About Me

Hi, I'm Kate. I love everything travel and after returning from an around the world trip, 35 countries later, I am determined to continue to travel, whilst holding down a career. 

 

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Majority of people will have to go back to work after their career break and going for your first interview can be quite daunting. Interviews are bad enough even when you are in the job! Here are my top 6 tips to make the process go a bit more smoothly and how to explain a career break in an interview:


1. Be prepared


I am sure you will prepare for your interview, but you need to prepare specifically for the question to be asked about your career break. You don't want to find yourself on the spot and you want a structured answer ready. Hopefully this article will help you prepare for that!


2. Be honest


You need to be honest when they ask you the question, there is no point in making up some extravagant lie about how you volunteered in Africa for 6 months, when you were actually drinking your way up Vietnam. Its guaranteed that it will come around and bite you on the bum in the future. Be true to yourself and even if you did travel up Vietnam, you would have gained transferable skills without even knowing it. Tell them the truth of how you spent your time off.


3. Have examples of transferable skills you have learnt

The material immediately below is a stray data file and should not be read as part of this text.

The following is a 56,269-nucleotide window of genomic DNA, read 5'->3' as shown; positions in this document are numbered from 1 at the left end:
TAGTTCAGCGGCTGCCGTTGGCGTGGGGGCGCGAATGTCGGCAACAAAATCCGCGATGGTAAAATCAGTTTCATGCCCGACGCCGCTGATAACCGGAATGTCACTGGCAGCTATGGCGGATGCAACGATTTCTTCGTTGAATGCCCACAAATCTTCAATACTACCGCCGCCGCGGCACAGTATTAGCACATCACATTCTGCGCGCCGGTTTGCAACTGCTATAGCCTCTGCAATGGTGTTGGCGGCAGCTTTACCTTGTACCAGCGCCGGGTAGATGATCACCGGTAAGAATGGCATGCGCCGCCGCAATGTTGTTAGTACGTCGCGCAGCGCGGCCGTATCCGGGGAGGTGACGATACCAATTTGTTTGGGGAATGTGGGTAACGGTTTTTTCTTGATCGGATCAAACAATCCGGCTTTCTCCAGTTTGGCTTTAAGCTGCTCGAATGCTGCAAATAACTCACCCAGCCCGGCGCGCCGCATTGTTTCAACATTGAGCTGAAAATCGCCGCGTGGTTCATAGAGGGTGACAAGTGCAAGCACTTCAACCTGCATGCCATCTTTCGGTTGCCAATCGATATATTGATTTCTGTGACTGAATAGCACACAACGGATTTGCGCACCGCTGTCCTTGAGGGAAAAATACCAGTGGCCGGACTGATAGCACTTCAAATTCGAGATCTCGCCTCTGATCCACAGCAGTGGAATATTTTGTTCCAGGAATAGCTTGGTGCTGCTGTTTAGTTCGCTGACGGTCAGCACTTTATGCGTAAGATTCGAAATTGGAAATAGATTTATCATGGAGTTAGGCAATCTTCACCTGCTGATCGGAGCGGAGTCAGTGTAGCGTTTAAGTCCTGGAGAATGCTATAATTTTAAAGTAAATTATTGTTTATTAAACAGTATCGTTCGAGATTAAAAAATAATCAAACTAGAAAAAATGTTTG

This is one of the most important things to focus on. You need to reflect on what you did during your career break and then think about what skills you have developed, which you can transfer to the job you are applying to. This is one of the main reasons why a potential employer will ask this question, they want to know how you utilised your time, what you have learnt and how it could be beneficial to the job.


When you think of the experiences good and bad, that you encountered, you should be able to come up with dozens of skills and then back them up with examples. For example you could explain how you have developed your negotiation skills, when learning to barter in Asia, or increasing your confidence speaking in public, while teaching children english in Japan, or organisations skills by planning an around the world trip. These are just a few examples, but you need to make a list of the skills which are vital to your job and then think of examples to use.  


The examples that you choose, can show what type of person you are. You want to show that you have integrity, drive and enthusiasm and use your initiative....so choose carefully. 


4. Don't hide your career break on your CV


It's not a good idea to try and cover up your career break on your CV (usually by extending your previous employment). Be loud and proud of taking the time out!


5. Keep up with industry trends and networking (in person or online)


It is vital to keep up with the news, updates and networking within your field. It will impress the interviewer if you can show that you have been reading and are still up to date, even while you have been travelling or focused on something else. 


6. Install confidence in your employer that you are ready to return to work


You will need to install confidence in your future employer that you are ready to return to the workforce. They will want to know that you are going to be dedicated to the job and not just save up some more money and disappear again. Be enthusiastic and be confident when you say you are excited to get back into employment.


If you prepare yourself for the question, you will be more confident with your answer and will actually be able to show it is beneficial to your job application, rather than detrimental. If you are preparing for an interview...good luck and let me know how it goes!